It’s been two and a half years since we exited the camera industry. Once a sunrise industry where opulence, technology and arrogance mixed together, the camera industry has evolved beyond the Digital SLR (and the mirrorless as well). In the industry where rapid growth meant dealers that demanded for “entertainment” to fulfil the lust of their flesh, the equally shocking fall of the digital SLR camera meant the demise of some.
But what happened? What caused the digital SLR to fall so rapidly and not on a bang, but a whimper? Find out more after the break.
The Fall Of The Digital SLR Camera :Â The Background
The Canon 300D Digital SLR was launched back in 2003. Back then, it was my dream to have one. After all, it had all the wheels and buttons plus it took better images than my Olympus point and shoot camera. Also, it had the effect on looking cool with the girls. Oh well, those were my insecure adolescent years.
Never in my wildest dreams did I ever imagine being a photography accessories distributor. But I did. And the journey was good from 2008 till the end of 2013 before exiting the industry. By then I realised that the digital SLR industry was in free fall and nobody addressed the situation. It was all ignorance and really bad PR by the Japanese camera makers’ representatives in Malaysia. I was even labelled ‘foolish’ for leaving the camera industry by some Malaysian experts.
However in 2012, when sales started getting affected, we were told that camera sales would recover the following quarter. And then the next quarter and so on. But sales never recovered and we were given more excuses, like the Thailand flooding. As a distributor, we had to bring in an increasing amount of stocks. Thankfully, we did not bite, when ThinkTankPhoto asked us to up the previous year’s amount by 2.5 times. Otherwise, I would have been a bankrupt by today.
Today, with the benefit of hindsight, the digital SLR industry in Asia is down by about 80% compared to 2011. There is no need to argue anymore as the facts shows itself.1 If you calculate the amount for Asia and then subtract China and India from the equation, you’ll get shocking figures for the rest of Asia.
How about Malaysia? With the state of the Malaysian economy, we believe that the drop might be more than 80%, but rather 85-90% since 2012.It is not the first time we’ve spoken about this. We have addressed this before in our articles below.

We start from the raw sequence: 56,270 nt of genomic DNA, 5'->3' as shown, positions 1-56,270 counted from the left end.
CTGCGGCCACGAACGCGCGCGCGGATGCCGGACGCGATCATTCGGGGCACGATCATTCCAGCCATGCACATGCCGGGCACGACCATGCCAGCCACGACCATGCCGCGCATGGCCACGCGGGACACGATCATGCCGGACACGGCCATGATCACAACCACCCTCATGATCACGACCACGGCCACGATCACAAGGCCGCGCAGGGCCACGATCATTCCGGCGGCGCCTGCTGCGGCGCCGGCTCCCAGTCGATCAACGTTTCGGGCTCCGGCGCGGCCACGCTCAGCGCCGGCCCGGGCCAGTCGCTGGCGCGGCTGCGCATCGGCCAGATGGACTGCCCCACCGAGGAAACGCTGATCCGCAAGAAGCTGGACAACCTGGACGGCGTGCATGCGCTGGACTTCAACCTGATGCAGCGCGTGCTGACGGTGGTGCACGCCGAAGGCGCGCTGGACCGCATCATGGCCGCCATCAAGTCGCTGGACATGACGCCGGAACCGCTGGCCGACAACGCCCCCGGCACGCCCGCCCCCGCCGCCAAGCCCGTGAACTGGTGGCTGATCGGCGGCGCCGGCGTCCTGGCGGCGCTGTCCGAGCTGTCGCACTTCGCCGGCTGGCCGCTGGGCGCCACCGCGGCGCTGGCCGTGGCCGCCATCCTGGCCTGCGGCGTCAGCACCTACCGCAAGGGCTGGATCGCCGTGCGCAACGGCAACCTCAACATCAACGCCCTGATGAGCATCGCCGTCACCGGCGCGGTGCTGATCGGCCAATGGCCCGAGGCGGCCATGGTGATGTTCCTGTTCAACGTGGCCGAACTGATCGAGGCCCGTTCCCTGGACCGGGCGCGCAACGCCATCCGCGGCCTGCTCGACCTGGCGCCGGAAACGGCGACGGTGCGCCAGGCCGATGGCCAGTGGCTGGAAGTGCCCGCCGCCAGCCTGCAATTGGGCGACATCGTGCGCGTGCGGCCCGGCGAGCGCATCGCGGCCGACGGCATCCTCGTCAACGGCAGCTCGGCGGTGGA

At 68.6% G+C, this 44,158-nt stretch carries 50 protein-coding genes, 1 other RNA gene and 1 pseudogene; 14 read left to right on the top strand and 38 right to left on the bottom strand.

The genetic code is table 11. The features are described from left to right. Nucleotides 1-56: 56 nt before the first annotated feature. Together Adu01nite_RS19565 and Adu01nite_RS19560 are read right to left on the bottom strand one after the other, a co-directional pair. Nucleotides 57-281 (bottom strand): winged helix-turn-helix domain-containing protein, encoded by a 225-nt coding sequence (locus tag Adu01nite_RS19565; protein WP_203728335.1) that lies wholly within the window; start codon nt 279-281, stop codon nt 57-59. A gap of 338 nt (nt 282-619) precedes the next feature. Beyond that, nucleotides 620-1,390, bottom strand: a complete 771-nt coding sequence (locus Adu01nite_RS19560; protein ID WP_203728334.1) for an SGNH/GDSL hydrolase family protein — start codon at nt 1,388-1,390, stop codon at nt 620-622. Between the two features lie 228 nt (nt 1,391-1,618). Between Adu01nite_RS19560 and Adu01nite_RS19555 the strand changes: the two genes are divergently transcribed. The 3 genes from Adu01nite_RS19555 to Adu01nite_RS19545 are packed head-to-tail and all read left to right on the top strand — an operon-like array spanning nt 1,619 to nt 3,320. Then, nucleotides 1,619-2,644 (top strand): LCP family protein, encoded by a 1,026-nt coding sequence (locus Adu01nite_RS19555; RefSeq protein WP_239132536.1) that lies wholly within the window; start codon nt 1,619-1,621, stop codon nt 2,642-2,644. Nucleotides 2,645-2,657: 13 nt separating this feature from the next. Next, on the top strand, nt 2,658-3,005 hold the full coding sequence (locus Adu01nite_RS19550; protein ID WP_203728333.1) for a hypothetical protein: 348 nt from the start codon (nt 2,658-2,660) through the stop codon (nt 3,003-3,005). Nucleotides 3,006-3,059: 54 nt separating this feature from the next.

- The iPhone Killed The Camera-lah
- Five Reasons The Camera Lost Its Mojo
- DSLR vs Mirrorless : Will Canon & Nikon Survive?
- Japanese Camera Makers Facing A Tough Battle
- An Early 2014 Look On SmartPhones vs DSLRs
But with more data and a longer time span, we can now assuredly tell you that the Digital SLR market is truly dying. Here is what caused the fall of the digital SLR camera
Back in 2012, if you strolled the malls, you would have seen couples holding DSLRs and taking photos of themselves on dates, or perhaps their babies in the strollers. If you took a stone and threw it towards a crowd, you might have hit a DSLR toting pedestrian. But the DSLR was heavy. And if you add in the various accessories like the flash, flash diffuser, spare batteries and the likes, you’ll end up with a shoulder ache.
Up till today, the Digital SLR still weighs a ton. And that drives away the crowd to convenience and compromise
2) We can compromise
This leads us to the next issue. We aren’t losing camera sales to non-cameras, unlike what some purists would say. Rather, we’re losing sales of dedicated cameras to something we can compromise with. The smart phone. With Moore’s law in action, the camera sensor on the smart phone gets twice the amount of transistors every year. With some powerful image algorithms, you actually get DSLR standard images albeit a couple of years old.
But if we were to argue about sensor sizes, wouldn’t the purist argue that medium format digital backs have even better image quality than the digital SLR? But did that stop brands like Mamiya and Hasselblad from losing out on sales? No. Hasselblad was even sold off in 2011, at the peak of digital SLR as image quality of the full frame cameras became as good as older versions of medium format cameras.
3) Not software savvy
I think we’ve addressed this a couple of times. Unfortunately, our Japanese camera makers aren’t really software savvy. Rather than having Android in their digital SLRs, they use some proprietary software. That makes it impossible for commercial apps to be installed.
Rather, they prefer you sync via Wifi to your computer and then process everything on the computer before you upload them. Their in-built filters pale in comparison to apps like VSCO Cam. But will they do something about it? Looking at their track record, I sadly doubt so.
4) Increasing Prices
It is not surprising that the price for cameras and lenses have increased over the past few years. It isn’t so much on the cost of raw materials. Rather, with a slowdown in sales, brands like Canon and Nikon have to increase their prices to both offset the dropping economies of scale and to appease their shareholders.
The Fall Of The Digital SLR Camera : The Epilogue
The fall of the digital SLR camera is a slow but unstoppable one. Like a train sliding down the slope without brakes, many analysts have thought itÂ would even out. But it has only continued with global digital SLR sales down thirty percent compared to the same period last year at the point of writing.
Unless the Japanese camera makers like Canon and Nikon make drastic changes to their product line up and philosophy, I’m afraid we might end up without dedicated camera devices in the future.
- http://cipa.jp/index_e.htmlÂ â†©